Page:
Of course there's the crossover bunch, myself included, who are ASP.NET developers but strive for front end code. In fact, I'm a front end developer-turned-ASP.NET guy, so I start with the HTML and work backwards. But many don't.

And that's where the problem originates from. With a powerful IDE to allow WYSIWYG dragging-and-dropping of controls (which abstract the layer of structure and presentation) and with a massive user base of application developers building web applications (note I didn't use the term *web* application developers), it's only natural that the emphasis isn't on clean HTML. It's simply not in their job description ;-)

But let's not forget that microformats and even POSH isn't widely adopted throughout the entire *front end* development industry. The blogosphere and the developers active in these discussions are the exceptions to the rule. I know many front end developers who don't read blogs and don't keep up with the latest trends. So if only one or two ASP.NET developers are actively discussing this sort of thing, that's not a bad percentage!

Comment by Steve Lopez

If you want to be taken seriously, then stop using the word criminal.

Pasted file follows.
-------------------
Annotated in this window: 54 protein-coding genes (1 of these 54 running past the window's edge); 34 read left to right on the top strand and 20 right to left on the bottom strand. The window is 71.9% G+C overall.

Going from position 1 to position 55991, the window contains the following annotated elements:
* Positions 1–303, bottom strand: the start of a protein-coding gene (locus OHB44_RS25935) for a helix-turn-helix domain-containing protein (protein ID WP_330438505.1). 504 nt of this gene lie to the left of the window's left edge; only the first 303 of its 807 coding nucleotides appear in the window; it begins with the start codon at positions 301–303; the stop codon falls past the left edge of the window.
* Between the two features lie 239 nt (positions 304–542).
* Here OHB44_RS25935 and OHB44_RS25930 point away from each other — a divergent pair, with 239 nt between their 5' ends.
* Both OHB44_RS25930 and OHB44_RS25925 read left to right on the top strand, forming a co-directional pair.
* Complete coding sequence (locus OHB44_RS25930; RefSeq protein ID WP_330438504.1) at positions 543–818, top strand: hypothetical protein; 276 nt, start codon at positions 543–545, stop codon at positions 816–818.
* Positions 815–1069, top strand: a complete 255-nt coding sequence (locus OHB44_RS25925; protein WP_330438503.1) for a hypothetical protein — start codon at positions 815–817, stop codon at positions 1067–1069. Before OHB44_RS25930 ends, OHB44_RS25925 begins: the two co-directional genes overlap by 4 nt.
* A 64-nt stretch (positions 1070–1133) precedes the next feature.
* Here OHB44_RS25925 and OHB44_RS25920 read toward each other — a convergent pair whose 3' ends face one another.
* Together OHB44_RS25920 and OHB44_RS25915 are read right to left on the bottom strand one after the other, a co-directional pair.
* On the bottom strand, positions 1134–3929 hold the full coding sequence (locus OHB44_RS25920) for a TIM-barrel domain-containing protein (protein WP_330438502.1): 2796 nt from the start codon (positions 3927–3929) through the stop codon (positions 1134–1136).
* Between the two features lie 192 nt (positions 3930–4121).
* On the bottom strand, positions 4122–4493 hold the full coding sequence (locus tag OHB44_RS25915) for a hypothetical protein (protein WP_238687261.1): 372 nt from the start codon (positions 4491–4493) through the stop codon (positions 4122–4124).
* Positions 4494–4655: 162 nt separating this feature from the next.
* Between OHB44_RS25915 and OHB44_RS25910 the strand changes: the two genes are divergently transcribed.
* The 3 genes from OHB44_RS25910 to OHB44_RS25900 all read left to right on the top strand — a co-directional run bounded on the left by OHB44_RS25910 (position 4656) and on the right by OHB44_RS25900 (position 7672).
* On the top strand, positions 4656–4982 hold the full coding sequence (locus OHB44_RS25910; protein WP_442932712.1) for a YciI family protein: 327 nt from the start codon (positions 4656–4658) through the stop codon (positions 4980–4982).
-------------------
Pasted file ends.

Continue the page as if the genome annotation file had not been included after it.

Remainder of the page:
Steve Lopez

Comment by Josh Stodola

>> Not much really except that ASP.NET devs have always been more keen on getting things done, than getting things done right. It is this lack of ideology and drive I'm lashing out at <<

Mads, the vast majority of ASP.NET web applications serve a [b]business[/b] purpose. Lots of these apps don't even get public exposure (authentication required). I don't see it as a "lack of ideology" what-so-ever. "Getting things done right" greatly depends on what you are working on, and 99 times out of 100, microformats are irrelevant to the task-at-hand (based on my experience, anyways). Real-world ASP.NET devs generally do what their bosses need them to do, and usually in record-time. My boss does not know what microformats are, and I wouldn't even waste my time explaining them because they just are not relevant in this business world.

I might agree with this post had you targeted ASP.NET developers of [b]personal[/b] web sites and blogs, but shouting at all ASP.NET devs is so irrational, it's not even funny. That's my two bytes.

Comment by Josh Stodola

Another thing, what percentage of ASP.NET developers do you suppose have [i]anything[/i] to do with the development of the front-end?

Comment by Mads Kristensen